• Getting to Green

    An administrator pushes, on a shoestring budget, to move his university and the world toward a more sustainable equilibrium.


Learning from Hamburger U.

I've never been a big fan of McDonald's. but . . .

January 15, 2014

Over the past couple of weeks, there's been a bit of buzz in the sustainability community about McDonalds' commitment to sustainable beef.  The attention was triggered, in part, by a series of three articles at GreenBiz,com, the first of which is here.  

In a nutshell, McDonalds has committed to begin purchasing sustainable beef in 2016, and eventually to buy nothing but.  To put that promise in context, let's note that "sustainable beef" is nowhere defined, and the date by which they'll reach their final goal is anything but certain.  Given the inherent unsustainability of McDonalds' core business (more obesity, higher blood pressure, lower cost), it's easy to dismiss the whole sustainable beef pronouncement as an exercise in optics.  And yet.  And yet . . .

McDonalds appears (and claims) to have achieved a level of internal alignment and focused energy around its sustainability goals which all but a few (small, coastal, environmentally focused) campuses can only aspire to.  Part of the reason is that the restaurant chain has recognized an existential threat:

  • Their business is their brand
  • Their brand is based on, and closely associated with, beef
  • Worldwide beef production processes aren't sustainable at current demand levels
  • Worldwide beef demand is only going to increase as westernized globalization continues.

Add that all up, and it becomes pretty obvious that a business like McDonalds which has pretty much saturated its established markets and thus depends on expansion to increase shareholder ROI is in trouble.  They either have to change their business model or they have to change their supply chain.  And changing their business model ("McTofu, anyone?") doesn't seem like a winning proposition.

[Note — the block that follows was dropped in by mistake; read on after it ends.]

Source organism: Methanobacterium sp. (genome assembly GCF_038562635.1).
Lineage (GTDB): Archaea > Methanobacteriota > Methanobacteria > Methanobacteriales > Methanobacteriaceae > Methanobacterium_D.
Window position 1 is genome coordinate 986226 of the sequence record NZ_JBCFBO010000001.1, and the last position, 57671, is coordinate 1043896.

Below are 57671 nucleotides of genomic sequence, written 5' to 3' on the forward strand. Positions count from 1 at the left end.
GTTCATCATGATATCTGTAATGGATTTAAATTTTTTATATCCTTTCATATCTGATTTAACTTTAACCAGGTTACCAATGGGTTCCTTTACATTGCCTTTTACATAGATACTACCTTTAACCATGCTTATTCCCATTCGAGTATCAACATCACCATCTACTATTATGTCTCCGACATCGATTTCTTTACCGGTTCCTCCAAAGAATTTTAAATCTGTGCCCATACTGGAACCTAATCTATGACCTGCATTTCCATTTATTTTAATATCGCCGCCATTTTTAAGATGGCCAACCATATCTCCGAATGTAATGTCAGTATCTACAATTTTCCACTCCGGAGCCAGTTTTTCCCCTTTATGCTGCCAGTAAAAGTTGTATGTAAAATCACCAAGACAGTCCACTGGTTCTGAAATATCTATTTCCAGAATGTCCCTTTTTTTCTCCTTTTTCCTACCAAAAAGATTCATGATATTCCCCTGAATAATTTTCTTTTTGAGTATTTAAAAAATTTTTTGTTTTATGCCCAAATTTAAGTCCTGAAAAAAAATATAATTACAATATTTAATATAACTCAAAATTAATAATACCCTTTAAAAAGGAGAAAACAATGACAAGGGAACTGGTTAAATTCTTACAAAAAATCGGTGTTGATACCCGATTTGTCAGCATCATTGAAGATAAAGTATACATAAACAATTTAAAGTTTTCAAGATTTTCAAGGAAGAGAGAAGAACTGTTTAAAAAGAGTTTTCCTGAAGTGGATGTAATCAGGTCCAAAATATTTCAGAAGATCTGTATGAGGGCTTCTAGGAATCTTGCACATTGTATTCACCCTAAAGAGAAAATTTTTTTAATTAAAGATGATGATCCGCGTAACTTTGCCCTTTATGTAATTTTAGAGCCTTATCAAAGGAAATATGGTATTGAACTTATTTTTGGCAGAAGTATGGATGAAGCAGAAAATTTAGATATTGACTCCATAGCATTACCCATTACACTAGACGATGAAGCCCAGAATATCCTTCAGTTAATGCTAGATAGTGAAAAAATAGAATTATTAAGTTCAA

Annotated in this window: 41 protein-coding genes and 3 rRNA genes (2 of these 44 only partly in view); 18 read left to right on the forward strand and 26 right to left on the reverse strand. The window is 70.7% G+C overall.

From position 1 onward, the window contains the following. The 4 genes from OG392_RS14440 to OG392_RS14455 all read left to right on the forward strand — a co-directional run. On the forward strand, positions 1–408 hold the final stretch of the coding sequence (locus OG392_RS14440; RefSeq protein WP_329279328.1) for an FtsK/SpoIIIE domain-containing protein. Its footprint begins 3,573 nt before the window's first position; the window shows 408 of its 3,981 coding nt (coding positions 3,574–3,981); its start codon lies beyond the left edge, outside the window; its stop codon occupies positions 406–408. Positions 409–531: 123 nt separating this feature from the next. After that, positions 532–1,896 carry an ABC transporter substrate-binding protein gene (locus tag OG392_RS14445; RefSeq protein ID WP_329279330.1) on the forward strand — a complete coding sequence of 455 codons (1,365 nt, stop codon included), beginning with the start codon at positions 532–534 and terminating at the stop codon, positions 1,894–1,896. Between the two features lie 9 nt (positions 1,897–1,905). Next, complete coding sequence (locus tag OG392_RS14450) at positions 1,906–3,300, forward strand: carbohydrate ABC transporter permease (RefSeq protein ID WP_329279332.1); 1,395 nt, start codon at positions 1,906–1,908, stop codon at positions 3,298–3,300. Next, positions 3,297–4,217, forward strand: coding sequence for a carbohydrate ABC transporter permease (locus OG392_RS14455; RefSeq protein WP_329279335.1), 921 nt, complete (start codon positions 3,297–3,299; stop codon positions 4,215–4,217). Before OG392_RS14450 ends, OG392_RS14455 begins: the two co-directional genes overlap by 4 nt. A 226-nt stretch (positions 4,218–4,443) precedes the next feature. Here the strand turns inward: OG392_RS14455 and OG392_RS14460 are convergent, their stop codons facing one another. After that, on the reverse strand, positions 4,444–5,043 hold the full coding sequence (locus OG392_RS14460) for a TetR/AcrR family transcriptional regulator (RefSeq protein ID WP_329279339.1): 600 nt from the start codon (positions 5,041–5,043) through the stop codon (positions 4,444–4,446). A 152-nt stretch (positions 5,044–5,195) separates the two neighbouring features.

So they've taken a serious look at the problems current beef production creates, and how those need to be addressed.  They've characterized sustainability in terms of treatment of animals (health, welfare, safety as a human food source), treatment of people individually (human rights, safety, healthy work environment not only in restaurants but all along the supply chain), treatment of people collectively (culture, land rights, communal health, economic well-being), and treatment of the planet (greenhouse gas emissions, water and air pollution, deforestation, land degradation, chemical runoff).  They've recognized that what's sustainable in one location isn't necessarily sustainable in another (after all, McDonalds has a global presence, and global supply lines).  In recognizing both the multiple dimensions of sustainability requirements (it's not just greenhouse gases, indeed, it's not just environmental) and the locality/regionality of practice sustainability, McDonalds is far ahead of most US colleges and universities (both in what we practice and in what we preach).

Finally, McDonalds has committed not only to purchasing sustainably beef, but to purchasing verifiably sustainable beef.  Third-party verification of sustainability isn't something many campuses are willing to step up to.  At least, not yet.

It's fair to say that I'm more than a little skeptical whenever I hear claims that companies like McDonalds (or Walmart, or Coca-Cola) whose very business models I consider the height of unsustainability are on the side of the angels.  At the same time, I have to admit that the thinking they've obviously put into the subject is more advanced than the sustainability thinking I've encountered on Greenback's campus, or most other campuses.

We have a lot to learn, and some of it we can apparently learn at Hamburger University.


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